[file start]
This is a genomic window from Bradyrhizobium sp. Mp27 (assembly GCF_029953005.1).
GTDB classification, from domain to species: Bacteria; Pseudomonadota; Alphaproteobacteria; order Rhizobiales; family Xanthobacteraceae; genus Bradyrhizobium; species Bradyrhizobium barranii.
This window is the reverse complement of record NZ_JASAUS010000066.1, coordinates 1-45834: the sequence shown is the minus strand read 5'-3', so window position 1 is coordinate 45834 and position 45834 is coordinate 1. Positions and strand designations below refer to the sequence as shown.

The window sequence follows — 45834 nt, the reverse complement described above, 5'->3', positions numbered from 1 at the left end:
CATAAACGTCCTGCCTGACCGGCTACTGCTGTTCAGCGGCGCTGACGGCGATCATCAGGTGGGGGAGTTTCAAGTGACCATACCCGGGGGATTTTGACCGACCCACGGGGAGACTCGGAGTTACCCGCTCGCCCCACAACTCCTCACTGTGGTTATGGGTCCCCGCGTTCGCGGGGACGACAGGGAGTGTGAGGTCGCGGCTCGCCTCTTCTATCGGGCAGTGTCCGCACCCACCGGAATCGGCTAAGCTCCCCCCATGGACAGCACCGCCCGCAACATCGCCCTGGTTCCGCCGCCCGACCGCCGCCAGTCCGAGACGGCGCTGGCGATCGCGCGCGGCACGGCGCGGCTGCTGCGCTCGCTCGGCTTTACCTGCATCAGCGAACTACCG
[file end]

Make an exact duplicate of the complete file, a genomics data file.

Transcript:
This is a genomic window from Bradyrhizobium sp. Mp27 (assembly GCF_029953005.1).
GTDB classification, from domain to species: Bacteria; Pseudomonadota; Alphaproteobacteria; order Rhizobiales; family Xanthobacteraceae; genus Bradyrhizobium; species Bradyrhizobium barranii.
This window is the reverse complement of record NZ_JASAUS010000066.1, coordinates 1-45834: the sequence shown is the minus strand read 5'-3', so window position 1 is coordinate 45834 and position 45834 is coordinate 1. Positions and strand designations below refer to the sequence as shown.

The window sequence follows — 45834 nt, the reverse complement described above, 5'->3', positions numbered from 1 at the left end:
CATAAACGTCCTGCCTGACCGGCTACTGCTGTTCAGCGGCGCTGACGGCGATCATCAGGTGGGGGAGTTTCAAGTGACCATACCCGGGGGATTTTGACCGACCCACGGGGAGACTCGGAGTTACCCGCTCGCCCCACAACTCCTCACTGTGGTTATGGGTCCCCGCGTTCGCGGGGACGACAGGGAGTGTGAGGTCGCGGCTCGCCTCTTCTATCGGGCAGTGTCCGCACCCACCGGAATCGGCTAAGCTCCCCCCATGGACAGCACCGCCCGCAACATCGCCCTGGTTCCGCCGCCCGACCGCCGCCAGTCCGAGACGGCGCTGGCGATCGCGCGCGGCACGGCGCGGCTGCTGCGCTCGCTCGGCTTTACCTGCATCAGCGAACTACCG